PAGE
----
EXCLUSIVE: Lauren Russell Opens Up About Her MS


Last summer Lauren Russell was enjoying her newfound reality stardom during the airing of Showtime’s The Real L Word, but she was also going through some health issues that she’s finally opening up about. Last June, Lauren had some mild blindness that began bothering her during a trip to San Diego, which set off a series of events that ended in her being diagnosed with multiple sclerosis.

“I was driving and all of the sudden — you know when you wake up and you have a thing in your eye? You get it out eventually, but you know when it makes your eye cloudy? It was like that. ‘I can’t get it out. This is not removable — there is something in my eye,'” Lauren said. “The next day it was worse and I’m always the one in the family that they think is a hypochondriac. Every time anything happens — like I broke my ankle and my mom [said] ‘Oh, just walk around! You’re fine!’ And I walked and fell down — I really broke my ankle! Anyway it was one of those situations where it kept getting worse. I was literally going blind in one eye and no one was really taking me seriously.”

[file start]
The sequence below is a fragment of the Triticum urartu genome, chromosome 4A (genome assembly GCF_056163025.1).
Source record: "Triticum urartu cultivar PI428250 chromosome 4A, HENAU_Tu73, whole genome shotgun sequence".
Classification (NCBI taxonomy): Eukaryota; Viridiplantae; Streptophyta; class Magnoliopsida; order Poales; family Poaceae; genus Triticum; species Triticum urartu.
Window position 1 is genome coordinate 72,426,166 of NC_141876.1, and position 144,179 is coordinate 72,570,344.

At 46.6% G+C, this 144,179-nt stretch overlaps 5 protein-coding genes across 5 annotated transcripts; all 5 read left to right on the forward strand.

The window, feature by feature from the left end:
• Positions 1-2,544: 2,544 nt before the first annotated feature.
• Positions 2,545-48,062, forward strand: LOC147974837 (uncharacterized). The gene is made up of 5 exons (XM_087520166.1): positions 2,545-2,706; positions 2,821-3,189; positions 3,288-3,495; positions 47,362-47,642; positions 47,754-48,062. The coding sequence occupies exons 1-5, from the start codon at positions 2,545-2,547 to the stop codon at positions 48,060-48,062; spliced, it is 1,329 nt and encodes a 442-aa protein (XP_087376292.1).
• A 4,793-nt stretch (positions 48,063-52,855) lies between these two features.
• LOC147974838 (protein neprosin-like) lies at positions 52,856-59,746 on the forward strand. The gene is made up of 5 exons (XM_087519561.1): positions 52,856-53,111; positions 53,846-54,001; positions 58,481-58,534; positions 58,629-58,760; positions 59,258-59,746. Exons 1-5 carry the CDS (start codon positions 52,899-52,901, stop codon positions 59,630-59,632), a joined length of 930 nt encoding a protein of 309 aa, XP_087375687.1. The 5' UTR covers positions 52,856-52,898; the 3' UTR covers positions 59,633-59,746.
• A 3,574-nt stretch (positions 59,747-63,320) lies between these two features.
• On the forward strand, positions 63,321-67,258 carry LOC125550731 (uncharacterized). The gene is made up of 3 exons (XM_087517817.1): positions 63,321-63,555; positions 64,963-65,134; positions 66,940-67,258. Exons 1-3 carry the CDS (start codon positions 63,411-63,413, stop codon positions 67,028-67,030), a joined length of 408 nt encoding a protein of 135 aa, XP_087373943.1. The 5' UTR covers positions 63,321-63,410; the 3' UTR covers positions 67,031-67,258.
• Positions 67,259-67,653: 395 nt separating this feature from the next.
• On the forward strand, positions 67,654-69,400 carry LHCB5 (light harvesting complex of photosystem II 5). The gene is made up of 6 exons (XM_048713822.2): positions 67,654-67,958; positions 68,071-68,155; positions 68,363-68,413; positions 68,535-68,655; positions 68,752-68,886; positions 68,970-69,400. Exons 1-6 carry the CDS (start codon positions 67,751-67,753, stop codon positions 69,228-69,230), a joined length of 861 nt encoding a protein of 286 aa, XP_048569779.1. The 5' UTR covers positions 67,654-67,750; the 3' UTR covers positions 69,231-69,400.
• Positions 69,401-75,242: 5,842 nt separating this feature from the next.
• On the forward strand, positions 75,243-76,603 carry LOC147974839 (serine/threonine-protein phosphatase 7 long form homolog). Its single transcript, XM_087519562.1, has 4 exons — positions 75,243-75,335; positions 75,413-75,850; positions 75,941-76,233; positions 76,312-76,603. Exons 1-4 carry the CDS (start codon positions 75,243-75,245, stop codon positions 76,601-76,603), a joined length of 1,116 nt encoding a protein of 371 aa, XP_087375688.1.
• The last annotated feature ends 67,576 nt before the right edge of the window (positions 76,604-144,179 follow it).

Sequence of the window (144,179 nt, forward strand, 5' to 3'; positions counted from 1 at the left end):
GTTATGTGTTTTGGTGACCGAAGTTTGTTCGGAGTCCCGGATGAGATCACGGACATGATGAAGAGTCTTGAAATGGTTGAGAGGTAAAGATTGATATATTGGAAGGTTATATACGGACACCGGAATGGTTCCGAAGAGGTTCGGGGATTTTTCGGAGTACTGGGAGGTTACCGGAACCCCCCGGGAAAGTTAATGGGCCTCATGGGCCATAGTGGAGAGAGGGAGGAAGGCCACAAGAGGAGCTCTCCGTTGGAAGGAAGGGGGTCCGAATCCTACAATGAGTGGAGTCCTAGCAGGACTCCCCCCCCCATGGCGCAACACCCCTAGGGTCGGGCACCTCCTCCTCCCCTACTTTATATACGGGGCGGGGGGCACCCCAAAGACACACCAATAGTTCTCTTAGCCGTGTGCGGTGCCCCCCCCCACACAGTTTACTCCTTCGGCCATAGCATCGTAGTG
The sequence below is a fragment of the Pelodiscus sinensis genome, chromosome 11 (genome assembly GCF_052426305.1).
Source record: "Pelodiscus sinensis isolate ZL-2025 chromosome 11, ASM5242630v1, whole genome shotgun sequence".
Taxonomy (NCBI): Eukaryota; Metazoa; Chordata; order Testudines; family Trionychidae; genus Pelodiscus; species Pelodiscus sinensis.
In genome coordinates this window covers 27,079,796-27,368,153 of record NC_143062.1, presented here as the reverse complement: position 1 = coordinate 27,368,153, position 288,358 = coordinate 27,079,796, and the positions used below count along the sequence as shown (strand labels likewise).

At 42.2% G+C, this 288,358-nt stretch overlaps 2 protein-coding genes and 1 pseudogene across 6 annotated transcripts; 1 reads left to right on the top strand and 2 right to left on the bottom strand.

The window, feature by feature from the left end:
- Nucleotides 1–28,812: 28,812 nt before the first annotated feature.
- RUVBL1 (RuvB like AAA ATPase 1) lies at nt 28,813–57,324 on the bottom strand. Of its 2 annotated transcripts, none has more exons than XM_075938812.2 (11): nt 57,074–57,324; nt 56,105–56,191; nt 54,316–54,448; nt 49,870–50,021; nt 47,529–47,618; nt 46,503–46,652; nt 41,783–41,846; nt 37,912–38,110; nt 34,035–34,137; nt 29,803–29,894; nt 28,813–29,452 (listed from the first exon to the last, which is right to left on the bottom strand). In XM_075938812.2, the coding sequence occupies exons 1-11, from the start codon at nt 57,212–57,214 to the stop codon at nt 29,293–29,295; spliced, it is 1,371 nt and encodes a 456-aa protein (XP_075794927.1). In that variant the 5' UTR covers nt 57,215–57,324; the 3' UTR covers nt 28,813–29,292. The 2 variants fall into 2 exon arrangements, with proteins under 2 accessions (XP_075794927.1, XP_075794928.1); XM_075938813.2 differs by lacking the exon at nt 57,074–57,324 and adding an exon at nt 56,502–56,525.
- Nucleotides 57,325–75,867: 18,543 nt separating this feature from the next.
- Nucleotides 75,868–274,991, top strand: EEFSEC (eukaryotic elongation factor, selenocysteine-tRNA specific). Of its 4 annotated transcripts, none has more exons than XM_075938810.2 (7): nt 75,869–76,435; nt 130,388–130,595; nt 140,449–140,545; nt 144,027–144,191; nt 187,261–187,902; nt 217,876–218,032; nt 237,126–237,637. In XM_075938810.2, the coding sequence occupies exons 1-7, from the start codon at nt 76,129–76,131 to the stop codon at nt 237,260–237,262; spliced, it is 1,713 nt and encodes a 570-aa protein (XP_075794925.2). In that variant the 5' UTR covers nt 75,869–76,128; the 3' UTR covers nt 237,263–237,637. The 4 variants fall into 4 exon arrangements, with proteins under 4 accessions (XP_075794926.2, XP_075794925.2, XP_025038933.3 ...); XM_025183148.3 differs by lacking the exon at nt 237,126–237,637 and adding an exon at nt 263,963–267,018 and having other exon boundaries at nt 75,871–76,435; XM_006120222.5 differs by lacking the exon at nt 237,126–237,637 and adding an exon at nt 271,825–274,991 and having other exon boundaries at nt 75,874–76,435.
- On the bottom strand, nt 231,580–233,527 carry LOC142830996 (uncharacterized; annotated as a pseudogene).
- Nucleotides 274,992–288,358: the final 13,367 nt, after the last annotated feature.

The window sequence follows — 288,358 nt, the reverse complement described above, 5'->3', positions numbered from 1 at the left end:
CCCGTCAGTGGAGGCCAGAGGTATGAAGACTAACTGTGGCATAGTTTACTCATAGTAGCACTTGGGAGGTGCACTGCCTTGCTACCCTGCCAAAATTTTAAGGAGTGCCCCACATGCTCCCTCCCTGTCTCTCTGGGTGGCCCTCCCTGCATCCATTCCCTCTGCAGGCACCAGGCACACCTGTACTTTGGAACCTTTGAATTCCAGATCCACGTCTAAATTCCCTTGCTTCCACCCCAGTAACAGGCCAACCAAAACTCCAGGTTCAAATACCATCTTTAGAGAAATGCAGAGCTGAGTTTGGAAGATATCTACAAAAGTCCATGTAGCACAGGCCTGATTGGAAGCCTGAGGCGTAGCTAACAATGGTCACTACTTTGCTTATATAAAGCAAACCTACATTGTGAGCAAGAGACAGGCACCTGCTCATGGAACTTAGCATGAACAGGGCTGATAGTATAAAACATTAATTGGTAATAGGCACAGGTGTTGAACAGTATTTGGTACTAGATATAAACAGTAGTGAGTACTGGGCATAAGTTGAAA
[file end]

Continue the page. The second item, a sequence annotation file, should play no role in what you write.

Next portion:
But once Lauren was back in New York, she said the blindness had gotten worse to the point where her eye was completely clouded. “It’s so hard to function and I had to start wearing an eye patch, because it makes you dizzy and you get headaches and it’s really hard to focus on anyone,” she said. “It was a really awkward time. I went to go see the guy who did my Lasik because I [thought], ‘I think it’s my Lasik, it needs to be done again. They say you need touch ups every couple years sometimes. It happens.’ He [said], ‘You need to go see a neurologist right away.'”